Question

# 1. Consider the general form of the utility for goods that are perfect complements. a) Why...

1. Consider the general form of the utility for goods that are perfect complements.
a) Why won’t our equations for finding an interior solution to the consumer’s problem work for this kind of utility? Draw(but do not submit) a picture and explain why (4, 16) is the utility maximizing point if the utility is U(x, y) = min(2x, y/2), the income is \$52, the price of x is \$5 and the price of y is \$2. From this picture and explanation, can you describe where on the indifference curve the utility maximizing point is for any budget for this utility? (1 point)

b) Use the last part of (a) help you figure out how to write an equation which will contain all the points you described. Using this equation and the budget in (a), solve for the utility maximizing bundle and show that (4, 16) turns out to be the solution. (1 point)

c) Repeat part (b) but now use a generic budget pxx + pyy = I instead of the specific prices and income to find the demands for good x*(px,py,I) and good y*(px,py,I) associated with the utility is U(x, y) = min(2x, y/2). Plug in the prices and income from

**
(b) to verify that the functions gives you the correct (x , y ) in the one case where you

know the answer. (1 point)
2. A consumer is choosing between 3 goods, (x1, x2, x3). The consumer’s utility is

1⁄4 1⁄2 1⁄4
?(?1,?2,?3) = ?1 ?2 ?3 . The consumer has I = 128 and faces prices P1 = 2, P2 = 16

and P3 = 32.
a) Write out the Lagrangian for the consumers problem and find the equations for the first order conditions to a solution. (1 point)

b) Use the first order conditions to verify that x1=16, x2=4 and x3=1 is the solution to the consumer’s problem. What is the additional utility from an extra \$ for this consumer in this situation? (1 point)

12 3.GivenaU(x,y)=x3y3,Px =1,Py =2,andI=96:

a) Find the optimal (x,y) and the utility from that bundle. (1 point)
b) Find what happens when you change Px = 8 but keep Py = 2 two different ways:

i) Keep the income = 96
ii) Keep the utility at the same level you found in (a)

Do these two methods give you the same answer? Does this make sense? Explain. (2 points)

c) How much does the answer to (b) part (ii) cost at the prices in part (b)? Is it more or less than 96? Does that make sense? (1 point)

d) For a general px, py, and I or U depending on the problem, find x * ( p x , p y , I ) and xc (px , py ,U). (Note: For this problem, don’t need either of the demands

for y) (1 point)

2
4. Answer the following based on a utility function U(x, y) = x3 + y , P = 2 and P = 9 .

a) If income = 90, find the optimal quantity of the two goods. Now change income to 48 and try to solve this problem using the general method. Explain why the solution you get cannot be correct and find the actual solution to the problem. (note: a picture may be helpful but don’t submit it.) (1 point)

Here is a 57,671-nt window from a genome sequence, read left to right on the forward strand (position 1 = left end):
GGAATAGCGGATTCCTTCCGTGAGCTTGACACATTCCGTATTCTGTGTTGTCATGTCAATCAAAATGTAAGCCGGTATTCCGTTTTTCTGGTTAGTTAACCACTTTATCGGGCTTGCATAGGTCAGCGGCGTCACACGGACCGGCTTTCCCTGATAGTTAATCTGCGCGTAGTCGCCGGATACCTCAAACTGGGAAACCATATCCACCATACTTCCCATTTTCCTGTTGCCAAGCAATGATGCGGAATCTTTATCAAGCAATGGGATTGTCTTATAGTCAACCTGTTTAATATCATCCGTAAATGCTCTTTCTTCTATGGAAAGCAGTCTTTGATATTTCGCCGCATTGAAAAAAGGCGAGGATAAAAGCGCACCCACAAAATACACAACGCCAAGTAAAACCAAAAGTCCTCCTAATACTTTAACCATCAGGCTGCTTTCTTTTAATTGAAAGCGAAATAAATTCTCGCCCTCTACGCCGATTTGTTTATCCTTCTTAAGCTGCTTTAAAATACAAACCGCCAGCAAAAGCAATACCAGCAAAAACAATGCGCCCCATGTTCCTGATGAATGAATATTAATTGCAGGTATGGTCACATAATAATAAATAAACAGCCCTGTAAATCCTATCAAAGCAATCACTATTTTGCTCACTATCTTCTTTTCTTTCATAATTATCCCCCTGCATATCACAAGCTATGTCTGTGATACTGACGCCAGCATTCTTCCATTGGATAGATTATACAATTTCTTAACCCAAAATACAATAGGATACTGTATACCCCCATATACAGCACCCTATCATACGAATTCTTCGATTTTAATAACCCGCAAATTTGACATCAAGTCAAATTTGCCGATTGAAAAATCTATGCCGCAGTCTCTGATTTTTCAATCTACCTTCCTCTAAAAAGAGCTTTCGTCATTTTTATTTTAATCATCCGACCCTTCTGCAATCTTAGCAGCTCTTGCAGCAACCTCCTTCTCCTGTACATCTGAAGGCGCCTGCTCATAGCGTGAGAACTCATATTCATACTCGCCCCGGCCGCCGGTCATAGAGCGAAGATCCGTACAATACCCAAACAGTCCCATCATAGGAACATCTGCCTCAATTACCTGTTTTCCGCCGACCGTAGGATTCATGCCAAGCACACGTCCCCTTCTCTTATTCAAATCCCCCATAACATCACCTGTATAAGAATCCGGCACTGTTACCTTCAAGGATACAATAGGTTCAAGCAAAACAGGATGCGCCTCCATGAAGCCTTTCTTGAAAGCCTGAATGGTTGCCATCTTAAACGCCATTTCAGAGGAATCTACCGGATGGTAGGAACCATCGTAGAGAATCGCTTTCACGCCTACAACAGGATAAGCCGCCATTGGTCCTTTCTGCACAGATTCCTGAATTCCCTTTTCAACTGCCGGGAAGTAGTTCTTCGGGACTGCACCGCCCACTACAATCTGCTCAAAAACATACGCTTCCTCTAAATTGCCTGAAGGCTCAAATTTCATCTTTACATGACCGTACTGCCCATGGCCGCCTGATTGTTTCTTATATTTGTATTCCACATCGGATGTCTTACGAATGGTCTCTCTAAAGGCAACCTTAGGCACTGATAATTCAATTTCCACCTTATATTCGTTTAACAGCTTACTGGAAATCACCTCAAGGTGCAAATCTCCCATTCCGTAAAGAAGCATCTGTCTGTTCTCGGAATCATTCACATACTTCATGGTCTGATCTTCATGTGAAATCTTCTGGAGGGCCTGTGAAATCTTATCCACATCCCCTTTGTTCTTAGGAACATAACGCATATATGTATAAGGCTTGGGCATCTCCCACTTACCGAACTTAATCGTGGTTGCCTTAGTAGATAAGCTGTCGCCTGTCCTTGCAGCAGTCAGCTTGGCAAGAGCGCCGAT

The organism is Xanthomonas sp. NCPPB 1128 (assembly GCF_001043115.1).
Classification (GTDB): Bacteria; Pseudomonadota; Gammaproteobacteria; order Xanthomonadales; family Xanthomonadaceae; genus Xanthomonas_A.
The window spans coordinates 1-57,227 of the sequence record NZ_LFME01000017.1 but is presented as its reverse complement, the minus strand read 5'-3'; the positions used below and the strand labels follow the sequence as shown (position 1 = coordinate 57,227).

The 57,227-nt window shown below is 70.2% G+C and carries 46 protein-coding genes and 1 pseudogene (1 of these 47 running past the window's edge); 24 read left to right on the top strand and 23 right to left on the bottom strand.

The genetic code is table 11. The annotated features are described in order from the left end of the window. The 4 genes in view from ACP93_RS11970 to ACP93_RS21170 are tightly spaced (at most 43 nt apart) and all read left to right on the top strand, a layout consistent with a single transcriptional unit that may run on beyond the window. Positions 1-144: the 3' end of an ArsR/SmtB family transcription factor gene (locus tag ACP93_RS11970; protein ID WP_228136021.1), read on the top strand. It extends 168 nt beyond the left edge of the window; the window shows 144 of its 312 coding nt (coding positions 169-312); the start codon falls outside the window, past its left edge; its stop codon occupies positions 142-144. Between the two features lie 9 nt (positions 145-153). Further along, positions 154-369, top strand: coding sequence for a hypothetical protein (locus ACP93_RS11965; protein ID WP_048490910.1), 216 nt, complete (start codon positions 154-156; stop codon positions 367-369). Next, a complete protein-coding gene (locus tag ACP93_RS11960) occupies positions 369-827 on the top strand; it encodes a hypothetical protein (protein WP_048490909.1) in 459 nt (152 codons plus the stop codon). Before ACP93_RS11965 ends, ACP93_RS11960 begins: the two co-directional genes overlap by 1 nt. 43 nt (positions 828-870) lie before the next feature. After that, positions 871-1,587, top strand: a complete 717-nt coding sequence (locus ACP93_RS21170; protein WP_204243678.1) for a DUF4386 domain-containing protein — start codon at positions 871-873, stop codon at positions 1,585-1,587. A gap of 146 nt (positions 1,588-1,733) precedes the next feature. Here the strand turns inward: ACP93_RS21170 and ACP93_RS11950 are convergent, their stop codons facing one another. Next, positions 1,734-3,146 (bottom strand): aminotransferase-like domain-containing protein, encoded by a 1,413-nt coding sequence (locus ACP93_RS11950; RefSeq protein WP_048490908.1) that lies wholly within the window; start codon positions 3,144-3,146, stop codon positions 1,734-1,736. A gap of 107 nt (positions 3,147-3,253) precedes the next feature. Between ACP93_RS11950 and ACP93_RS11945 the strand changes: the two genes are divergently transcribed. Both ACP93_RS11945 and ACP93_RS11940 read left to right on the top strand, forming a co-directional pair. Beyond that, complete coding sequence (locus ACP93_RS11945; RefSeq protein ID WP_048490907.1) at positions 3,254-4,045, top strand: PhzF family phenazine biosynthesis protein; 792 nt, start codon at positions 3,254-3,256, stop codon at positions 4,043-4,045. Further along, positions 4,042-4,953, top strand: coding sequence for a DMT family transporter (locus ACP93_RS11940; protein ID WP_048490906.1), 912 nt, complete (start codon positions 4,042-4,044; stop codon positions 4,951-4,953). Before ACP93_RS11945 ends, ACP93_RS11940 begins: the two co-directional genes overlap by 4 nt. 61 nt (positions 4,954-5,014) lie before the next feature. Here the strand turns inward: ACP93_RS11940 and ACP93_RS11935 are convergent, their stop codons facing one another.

b) Find the demand functions for x*(px,py,I) and y*(px,py,I) assuming both x>0 and y>0. (1 point)

c) Explain from these functions why it will always be that x>0, but y>0 only if a condition is met. Show that condition. Also show the demand functions for x and y if the condition is not met. Explain how this result is consistent with part a. (1 point)

d) Find the indirect utility function for the case where y>0 and for where y=0. (1 point)

e) Find the minimum expenditure associated with px=2, py=9 and a utility of 13. Explain why this answer is consistent with earlier results. (1 point)

#### Homework Answers

Answer #1

I have answered the first question for you. I hope it helps.

Answer 1:

(a)The Indifference curve for a perfect complement case comes in the form of an L-shaped curve. Due to this kink, the function is non-differentiable and hence, the use of lagrange is not fruitful since lagrange method requires you to differentiate the optimization function. That is why we can't find an interior solution using lagrange.

I have plotted the ICs for the given utility function and the budget line, 5x + 2y = 52, on a graph in the picture below to show that the optimum bundle is (4,16).

We plot the budget line using the Intercept-form of line equation as shown in the text picture above. The ICs for the given utility functions are the L -shaped level curves that will have kinks at the point 2x=y/2 => 4x=y.

The utility maximizing bundle is the one where the individual maximizes his/her utility function given the budget constraint, i.e. the point where the indifference curve is tangent to the budget line. In the picture above, that point is (4,16) where the IC1 (One IC out of the many from the family of ICs of the utility function U = min {2x,y/2}) is tangent to the budget line 5x + 2y = 52.

(b) Now, we have two equations, 4x=y ............(1)

5x + 2y = 52 ......................(2)

Substituting (1) in (2) gives us: 5x + 2*4x = 52 => 13x=52 => x*=4

And, y=4x => y=4*4 => y*=16

This gives us the utility maximizing bundle, (x*,y*) = (4,16).

(c) Now, we have two equations, 4x=y ..................(3)

Px*x + Py*y = I .................(4)

Substituting (3) in (4) gives us : Px*x + Py*4x = I => x (Px+4Py) = I

=> x (Px,Py,I) = I / (Px+4Py) {Demand function for x}

And,   y (Px,Py,I) = 4* x = 4*I / (Px+4Py) {Demand function for y}

Now, for I=\$52, Px=\$5, and Py=\$2, we get: x = 52/ (5+4*2) = 52/13 = 4

y = 4*52/(5+4*2) = 208/13 = 16

Thus, we get our utility optimizing bundle (4,16) back.

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